I carry a pocket knife everywhere I go; it was part of how I was brought up, and I find that it comes in handy all the time. If I have to leave it at home because I’m going somewhere with a security screening — a Braves game, the state Capitol, etc., it feels a little odd.
I do not, however, choose to carry a Swiss Army knife. Sure, it can do a lot more things than my simple pocketknife, from opening a bottle of wine to sawing through a small branch. But it’s bulky and uncomfortable, and it does nothing particularly well.
Kind of like the F-35 fighter jet, which is supposed to be the Swiss Army knife of the U.S. military.
The F-35 is intended to serve the U.S. Air Force in its standard version, the Navy in its carrier version and the Marines in a third version. It is designed to perform both as an air-to-air fighter — light, fast and quick maneuvering — and as a close-air support platform for infantry engaged with the enemy, which means it has to carry a big bomb-and-missile payload.
However, as an article in Foreign Policy points out, it does none of those things all that well, and it does them at a very high and increasing sticker price:
“How bad is it? A review of the F-35’s cost, schedule, and performance — three essential measures of any Pentagon program — shows the problems are fundamental and still growing.
First, with regard to cost — a particularly important factor in what politicians keep saying is an austere defense budget environment — the F-35 is simply unaffordable. Although the plane was originally billed as a low-cost solution, major cost increases have plagued the program throughout the last decade. Last year, Pentagon leadership told Congress the acquisition price had increased another 16 percent, from $328.3 billion to $379.4 billion for the 2,457 aircraft to be bought. Not to worry, however — they pledged to finally reverse the growth.
The result? This February, the price increased another 4 percent to $395.7 billion and then even further in April. Don’t expect the cost overruns to end there: The test program is only 20 percent complete, the Government Accountability Office has reported, and the toughest tests are yet to come. Overall, the program’s cost has grown 75 percent from its original 2001 estimate of $226.5 billion — and that was for a larger buy of 2,866 aircraft.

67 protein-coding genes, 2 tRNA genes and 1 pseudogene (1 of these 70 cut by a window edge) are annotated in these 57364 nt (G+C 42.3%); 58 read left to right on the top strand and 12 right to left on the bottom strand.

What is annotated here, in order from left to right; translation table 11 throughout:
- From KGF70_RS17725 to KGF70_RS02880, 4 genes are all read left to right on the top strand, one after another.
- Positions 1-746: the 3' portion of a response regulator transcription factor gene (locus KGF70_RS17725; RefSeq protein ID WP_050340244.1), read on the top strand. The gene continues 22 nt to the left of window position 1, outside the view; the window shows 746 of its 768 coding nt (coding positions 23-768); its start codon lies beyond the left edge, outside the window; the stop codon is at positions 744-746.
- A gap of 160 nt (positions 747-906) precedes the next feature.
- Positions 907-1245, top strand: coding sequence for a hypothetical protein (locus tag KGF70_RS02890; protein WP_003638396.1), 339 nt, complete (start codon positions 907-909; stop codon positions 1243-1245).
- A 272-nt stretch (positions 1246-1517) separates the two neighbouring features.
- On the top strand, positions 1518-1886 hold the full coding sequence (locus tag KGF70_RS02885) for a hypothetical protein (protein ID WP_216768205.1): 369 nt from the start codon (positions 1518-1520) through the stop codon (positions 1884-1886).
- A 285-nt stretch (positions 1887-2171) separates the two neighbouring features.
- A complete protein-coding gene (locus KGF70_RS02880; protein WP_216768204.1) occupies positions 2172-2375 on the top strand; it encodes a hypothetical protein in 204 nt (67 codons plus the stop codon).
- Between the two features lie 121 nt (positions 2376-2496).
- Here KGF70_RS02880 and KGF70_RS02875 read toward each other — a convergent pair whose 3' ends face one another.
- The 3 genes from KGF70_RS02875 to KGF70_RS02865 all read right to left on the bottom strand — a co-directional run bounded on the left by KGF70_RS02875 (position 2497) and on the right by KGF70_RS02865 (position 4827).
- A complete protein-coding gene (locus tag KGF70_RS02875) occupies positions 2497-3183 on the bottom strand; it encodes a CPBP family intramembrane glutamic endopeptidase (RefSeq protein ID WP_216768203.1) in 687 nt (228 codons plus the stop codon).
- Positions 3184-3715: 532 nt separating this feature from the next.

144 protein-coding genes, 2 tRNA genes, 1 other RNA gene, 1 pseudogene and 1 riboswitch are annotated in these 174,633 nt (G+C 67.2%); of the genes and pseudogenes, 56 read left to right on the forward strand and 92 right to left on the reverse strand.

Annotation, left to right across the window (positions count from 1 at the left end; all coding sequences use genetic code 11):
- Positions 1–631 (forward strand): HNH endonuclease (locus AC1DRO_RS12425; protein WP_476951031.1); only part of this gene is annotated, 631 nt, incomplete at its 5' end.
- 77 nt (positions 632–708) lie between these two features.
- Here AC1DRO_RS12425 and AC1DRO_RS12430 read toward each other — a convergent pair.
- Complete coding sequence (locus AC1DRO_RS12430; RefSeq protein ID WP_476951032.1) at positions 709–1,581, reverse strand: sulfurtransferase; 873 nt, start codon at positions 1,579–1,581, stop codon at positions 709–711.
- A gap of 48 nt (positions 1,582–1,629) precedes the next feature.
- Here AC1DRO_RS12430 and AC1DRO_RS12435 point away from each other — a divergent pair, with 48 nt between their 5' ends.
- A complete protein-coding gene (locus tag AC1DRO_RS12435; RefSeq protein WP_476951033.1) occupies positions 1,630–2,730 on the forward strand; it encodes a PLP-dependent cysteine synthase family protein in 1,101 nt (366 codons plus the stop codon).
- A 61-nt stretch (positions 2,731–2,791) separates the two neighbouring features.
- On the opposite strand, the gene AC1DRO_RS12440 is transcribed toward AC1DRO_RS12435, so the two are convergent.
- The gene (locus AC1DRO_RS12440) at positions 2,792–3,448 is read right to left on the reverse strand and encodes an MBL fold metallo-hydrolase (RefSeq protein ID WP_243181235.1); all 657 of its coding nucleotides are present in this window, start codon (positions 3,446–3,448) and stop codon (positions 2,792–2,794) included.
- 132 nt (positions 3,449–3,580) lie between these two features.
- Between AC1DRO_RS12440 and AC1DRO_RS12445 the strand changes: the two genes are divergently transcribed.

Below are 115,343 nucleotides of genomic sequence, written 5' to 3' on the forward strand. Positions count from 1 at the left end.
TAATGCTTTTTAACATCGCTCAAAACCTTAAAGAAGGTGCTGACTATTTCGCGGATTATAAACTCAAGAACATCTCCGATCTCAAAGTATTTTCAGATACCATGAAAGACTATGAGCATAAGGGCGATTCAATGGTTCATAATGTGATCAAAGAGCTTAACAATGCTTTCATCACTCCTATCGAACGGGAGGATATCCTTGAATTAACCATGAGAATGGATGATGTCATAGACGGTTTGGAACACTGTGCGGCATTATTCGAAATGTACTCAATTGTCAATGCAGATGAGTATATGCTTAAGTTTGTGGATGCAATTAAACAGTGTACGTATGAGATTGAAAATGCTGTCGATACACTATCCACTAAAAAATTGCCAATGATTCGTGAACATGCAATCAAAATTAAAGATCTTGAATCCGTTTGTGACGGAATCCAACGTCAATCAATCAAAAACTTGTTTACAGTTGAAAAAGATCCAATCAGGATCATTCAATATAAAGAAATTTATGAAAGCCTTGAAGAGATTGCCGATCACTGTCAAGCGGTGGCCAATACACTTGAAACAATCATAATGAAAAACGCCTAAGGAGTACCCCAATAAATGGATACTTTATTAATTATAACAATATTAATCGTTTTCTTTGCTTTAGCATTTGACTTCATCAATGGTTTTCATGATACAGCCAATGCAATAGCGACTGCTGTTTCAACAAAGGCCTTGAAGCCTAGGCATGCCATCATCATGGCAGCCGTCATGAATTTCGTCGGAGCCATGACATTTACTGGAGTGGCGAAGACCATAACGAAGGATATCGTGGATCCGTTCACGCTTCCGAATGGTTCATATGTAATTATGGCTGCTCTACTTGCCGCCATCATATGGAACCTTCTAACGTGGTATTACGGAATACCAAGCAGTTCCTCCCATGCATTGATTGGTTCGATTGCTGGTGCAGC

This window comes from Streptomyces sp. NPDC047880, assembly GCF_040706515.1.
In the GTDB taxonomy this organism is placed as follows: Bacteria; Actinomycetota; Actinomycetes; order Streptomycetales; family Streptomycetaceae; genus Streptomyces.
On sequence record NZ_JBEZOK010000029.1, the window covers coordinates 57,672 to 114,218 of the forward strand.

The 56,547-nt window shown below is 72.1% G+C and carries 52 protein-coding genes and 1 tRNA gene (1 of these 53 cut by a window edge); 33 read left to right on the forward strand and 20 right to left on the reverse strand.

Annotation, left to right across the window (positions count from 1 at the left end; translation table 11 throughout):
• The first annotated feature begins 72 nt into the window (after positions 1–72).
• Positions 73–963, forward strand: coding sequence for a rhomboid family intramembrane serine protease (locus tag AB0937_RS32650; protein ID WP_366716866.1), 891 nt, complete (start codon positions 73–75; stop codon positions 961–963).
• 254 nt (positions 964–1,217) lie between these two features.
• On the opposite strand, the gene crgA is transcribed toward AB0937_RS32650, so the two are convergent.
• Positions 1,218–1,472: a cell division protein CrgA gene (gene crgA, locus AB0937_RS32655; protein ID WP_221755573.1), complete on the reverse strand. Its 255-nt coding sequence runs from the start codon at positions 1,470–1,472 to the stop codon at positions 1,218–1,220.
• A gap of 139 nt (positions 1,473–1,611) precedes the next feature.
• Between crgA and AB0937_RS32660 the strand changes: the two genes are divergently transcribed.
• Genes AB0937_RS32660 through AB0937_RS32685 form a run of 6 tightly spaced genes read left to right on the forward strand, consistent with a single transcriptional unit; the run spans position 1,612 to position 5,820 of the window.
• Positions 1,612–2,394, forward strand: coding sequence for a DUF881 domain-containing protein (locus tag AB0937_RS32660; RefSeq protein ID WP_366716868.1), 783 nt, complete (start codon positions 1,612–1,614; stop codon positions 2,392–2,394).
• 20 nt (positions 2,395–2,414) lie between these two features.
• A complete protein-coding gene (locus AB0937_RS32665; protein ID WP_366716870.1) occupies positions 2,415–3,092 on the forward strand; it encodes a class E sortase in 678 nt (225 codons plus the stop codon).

Hundreds of F-35s will be built before 2019, when initial testing is complete. The additional cost to engineer modifications to fix the inevitable deficiencies that will be uncovered is unknown, but it is sure to exceed the $534 million already known from tests so far. The total program unit cost for each individual F-35, now at $161 million, is only a temporary plateau. Expect yet another increase in early 2013, when a new round of budget restrictions is sure to hit the Pentagon, and the F-35 will take more hits in the form of reducing the numbers to be bought, thereby increasing the unit cost of each plane.
A final note on expense: The F-35 will actually cost multiples of the $395.7 billion cited above. That is the current estimate only to acquire it, not the full life-cycle cost to operate it. The current appraisal for operations and support is $1.1 trillion — making for a grand total of $1.5 trillion, or more than the annual GDP of Spain. And that estimate is wildly optimistic: It assumes the F-35 will only be 42 percent more expensive to operate than an F-16, but the F-35 is much more complex. The only other “fifth generation” aircraft, the F-22 from the same manufacturer, is in some respects less complex than the F-35, but in 2010, it cost 300 percent more to operate per hour than the F-16. To be very conservative, expect the F-35 to be twice the operating and support cost of the F-16.”
In response, some will argue that whatever the price, we must pay it, and they will make that claim while depicting themselves as defense hawks. But real life doesn’t work like that. The country has a finite amount of capital to invest in defense, and a dollar wasted in one area is a dollar that is not available to be spent in another, perhaps more effective area. Efficiency in military spending is no less important, and in many ways much more important, than in other government operations.
But that’s not how we tend to see things. The hugely excessive and inexcusable GSA convention in Las Vegas cost taxpayers a total of $823,000, and drew congressional hearings over the extravagance. The mindset that allowed such waste is intolerable, but the amount of money involved is a rounding error of a rounding error over a program such as the F-35, which draws little to no public attention.
– Jay Bookman